Payrolls and the Service Sector Bloom, Manufacturing Struggles: January 6 – 10

The U.S. labor market added 22.6 million jobs during the 2010s. Here are the five things we learned from U.S. economic data released during the week ending January 10.

#12019 was the 10th straight year of job gains. The Bureau of Labor Statistics reports that nonfarm payrolls expanded by a seasonally adjusted 145,000 in December. This was the 111th straight month of job gains, although the smallest single-month gain since last May. The 2.11 million jobs added jobs for all of 2019 also was the fewest for a year since 2011 (although 2017’s count of 2.15 million was not much larger). All of December’s payrolls gain came from the service sector, which added 140,000 jobs, while the goods-producing side of the economy shed 1,000 workers. The industries adding the most jobs during the month were retail (+41,200), leisure/hospitality (+40,000), health care/social assistance (+33,900), and construction (+20,000). Manufacturing employment fell by 12,000 in December. The same report notes that average hourly earnings have grown 2.9 percent over the past year to $28.32.

Nonfarm Payrolls 2009-2019 011020

A separate households survey keeps the unemployment rate at a post-recession low of 3.5 percent and finds 209,000 people entering the labor market during the month. The labor force participation rate held steady at 63.2 percent, with the same measure for adults 25-54 eking out a 1/10th of a percentage point increase to 82.9 percent (its highest point since June 2009). The median length of unemployment declined by 2/10ths of a week to 9.0 weeks (December 2018: 9.4 weeks), while the count of part-time workers seeking a full-time job fell to a post-recession low of 4.148 million (December 2018: 4.655 million). The broadest measure of labor underutilization (the U-6 series) slipped by 2/10ths of a point to 6.7 percent (the lowest ever for the 26-year old data series).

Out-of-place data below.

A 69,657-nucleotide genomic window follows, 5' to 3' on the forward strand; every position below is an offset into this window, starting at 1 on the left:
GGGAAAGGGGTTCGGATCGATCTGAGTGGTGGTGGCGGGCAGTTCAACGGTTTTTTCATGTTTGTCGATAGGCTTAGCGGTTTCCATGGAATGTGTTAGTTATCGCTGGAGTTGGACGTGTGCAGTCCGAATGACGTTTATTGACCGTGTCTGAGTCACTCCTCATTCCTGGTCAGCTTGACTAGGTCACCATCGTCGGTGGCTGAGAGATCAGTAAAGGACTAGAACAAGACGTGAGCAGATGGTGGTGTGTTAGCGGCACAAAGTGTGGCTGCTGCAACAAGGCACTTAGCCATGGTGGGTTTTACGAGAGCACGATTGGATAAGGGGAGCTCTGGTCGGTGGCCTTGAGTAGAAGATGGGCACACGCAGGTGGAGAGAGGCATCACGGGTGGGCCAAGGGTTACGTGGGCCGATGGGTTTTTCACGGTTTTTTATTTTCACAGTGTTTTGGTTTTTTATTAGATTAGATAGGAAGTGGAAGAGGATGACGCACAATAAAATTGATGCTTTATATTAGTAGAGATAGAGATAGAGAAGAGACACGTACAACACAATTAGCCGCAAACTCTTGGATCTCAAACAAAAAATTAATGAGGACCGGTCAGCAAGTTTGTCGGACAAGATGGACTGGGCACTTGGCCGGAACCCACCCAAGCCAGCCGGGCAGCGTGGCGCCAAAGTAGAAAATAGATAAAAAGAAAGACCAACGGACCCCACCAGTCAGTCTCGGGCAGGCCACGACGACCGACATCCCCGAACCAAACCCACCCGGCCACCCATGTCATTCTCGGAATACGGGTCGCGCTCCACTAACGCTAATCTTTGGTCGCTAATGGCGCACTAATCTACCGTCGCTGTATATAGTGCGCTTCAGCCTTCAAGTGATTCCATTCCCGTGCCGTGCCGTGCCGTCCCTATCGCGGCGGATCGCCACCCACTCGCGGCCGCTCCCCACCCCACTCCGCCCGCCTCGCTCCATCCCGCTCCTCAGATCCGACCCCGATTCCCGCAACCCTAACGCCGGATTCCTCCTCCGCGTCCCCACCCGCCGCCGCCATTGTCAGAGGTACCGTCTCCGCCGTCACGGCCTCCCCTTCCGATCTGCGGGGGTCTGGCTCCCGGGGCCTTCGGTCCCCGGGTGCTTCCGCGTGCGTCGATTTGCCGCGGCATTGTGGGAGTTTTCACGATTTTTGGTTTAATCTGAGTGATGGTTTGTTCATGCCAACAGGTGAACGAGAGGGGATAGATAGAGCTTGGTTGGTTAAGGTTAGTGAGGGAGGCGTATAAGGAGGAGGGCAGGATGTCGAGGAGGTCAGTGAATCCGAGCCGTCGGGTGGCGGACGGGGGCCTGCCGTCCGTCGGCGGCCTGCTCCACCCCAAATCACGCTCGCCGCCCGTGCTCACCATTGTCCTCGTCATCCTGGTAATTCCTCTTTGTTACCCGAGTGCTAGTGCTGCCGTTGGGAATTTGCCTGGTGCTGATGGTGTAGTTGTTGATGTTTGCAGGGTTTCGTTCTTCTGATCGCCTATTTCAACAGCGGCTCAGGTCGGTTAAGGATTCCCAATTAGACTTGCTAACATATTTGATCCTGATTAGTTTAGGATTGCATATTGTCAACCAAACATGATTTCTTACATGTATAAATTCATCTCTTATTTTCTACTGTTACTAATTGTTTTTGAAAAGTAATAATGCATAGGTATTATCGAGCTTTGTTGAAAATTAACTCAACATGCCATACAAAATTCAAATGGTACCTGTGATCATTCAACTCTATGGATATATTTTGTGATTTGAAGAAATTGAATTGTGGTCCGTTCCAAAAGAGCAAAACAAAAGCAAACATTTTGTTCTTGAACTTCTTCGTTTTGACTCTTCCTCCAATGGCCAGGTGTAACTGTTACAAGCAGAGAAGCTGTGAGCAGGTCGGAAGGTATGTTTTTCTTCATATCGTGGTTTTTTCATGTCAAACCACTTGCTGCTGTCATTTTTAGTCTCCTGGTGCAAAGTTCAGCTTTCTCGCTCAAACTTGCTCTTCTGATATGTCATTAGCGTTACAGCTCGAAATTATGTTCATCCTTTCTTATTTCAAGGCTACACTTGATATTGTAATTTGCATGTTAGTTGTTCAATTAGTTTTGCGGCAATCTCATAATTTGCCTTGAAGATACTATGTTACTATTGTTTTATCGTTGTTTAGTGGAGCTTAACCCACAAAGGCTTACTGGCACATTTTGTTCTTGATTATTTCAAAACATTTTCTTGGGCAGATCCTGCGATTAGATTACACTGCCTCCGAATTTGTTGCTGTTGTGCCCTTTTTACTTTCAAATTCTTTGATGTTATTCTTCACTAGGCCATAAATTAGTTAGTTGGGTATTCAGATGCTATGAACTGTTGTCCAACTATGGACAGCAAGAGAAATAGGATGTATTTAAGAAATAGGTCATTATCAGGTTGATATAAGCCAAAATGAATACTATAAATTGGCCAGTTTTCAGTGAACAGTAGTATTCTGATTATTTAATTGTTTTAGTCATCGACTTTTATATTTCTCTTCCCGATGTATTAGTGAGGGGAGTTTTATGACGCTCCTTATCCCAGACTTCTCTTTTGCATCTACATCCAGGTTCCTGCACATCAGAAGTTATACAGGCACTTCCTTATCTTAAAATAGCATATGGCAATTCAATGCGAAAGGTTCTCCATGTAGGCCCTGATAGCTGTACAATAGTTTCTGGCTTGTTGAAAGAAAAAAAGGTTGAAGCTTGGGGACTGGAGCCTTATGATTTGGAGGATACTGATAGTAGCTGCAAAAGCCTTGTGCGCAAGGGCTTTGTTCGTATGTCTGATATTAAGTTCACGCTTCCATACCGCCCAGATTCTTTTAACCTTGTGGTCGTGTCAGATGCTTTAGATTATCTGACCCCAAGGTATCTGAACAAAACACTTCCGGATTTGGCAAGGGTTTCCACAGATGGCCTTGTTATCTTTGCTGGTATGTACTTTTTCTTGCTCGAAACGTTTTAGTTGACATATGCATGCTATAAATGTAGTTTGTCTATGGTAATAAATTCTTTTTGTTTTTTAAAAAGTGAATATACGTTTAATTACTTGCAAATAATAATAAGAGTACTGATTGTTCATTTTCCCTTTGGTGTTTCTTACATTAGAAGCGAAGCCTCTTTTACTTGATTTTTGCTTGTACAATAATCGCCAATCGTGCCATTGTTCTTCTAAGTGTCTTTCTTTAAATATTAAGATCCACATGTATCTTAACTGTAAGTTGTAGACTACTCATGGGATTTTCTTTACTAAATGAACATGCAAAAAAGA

#2Service sector business activity remained robust in December. The NMI, the headline index from the Institute for Supply Management’s Nonmanufacturing Report on Business, added 1.1 points to a reading of 55.0. Not only was this the NMI’s best mark since last August, but it also represented the 119th consecutive month in which the measure was above a reading of 50.0, the threshold between a growing and contracting service sector. Two of four NMI components improved in December: business activity/production (up 5.6 points to 57.2) and supplier deliveries (up a full point to 52.5). The other two measures fell: new orders (down 2.2 points to 54.9) and employment (down 3/10ths of a point to 55.2). Eleven of 18-tracked service sector industries reported growth in December, led by retail, arts/entertainment/recreation, and management of companies/support services. 

#3New factory orders continued to struggle in November. The Census Bureau finds new orders for manufactured goods dropped for the third time in four months with a $3.6 billion decrease to a seasonally adjusted $493.0 billion. Durable goods orders fell by $5.2 billion to $242.2 billion, while orders for nondurables grew by $1.6 billion to $250.8 billion. On the bright side, new orders for civilian goods rose 0.7 percent while those for civilian non-aircraft capital goods inched up 0.2 percent. Shipments grew by $1.7 billion to $502.2 billion, with gains for durable and nondurable goods of $0.1 billion and $1.6 billion, respectively. Unfilled orders fell for the second time in three months, shrinking by $4.9 billion to $1.159 trillion while inventories expanded by $2.0 billion to $701.0 billion, its 11th gain in 12 months.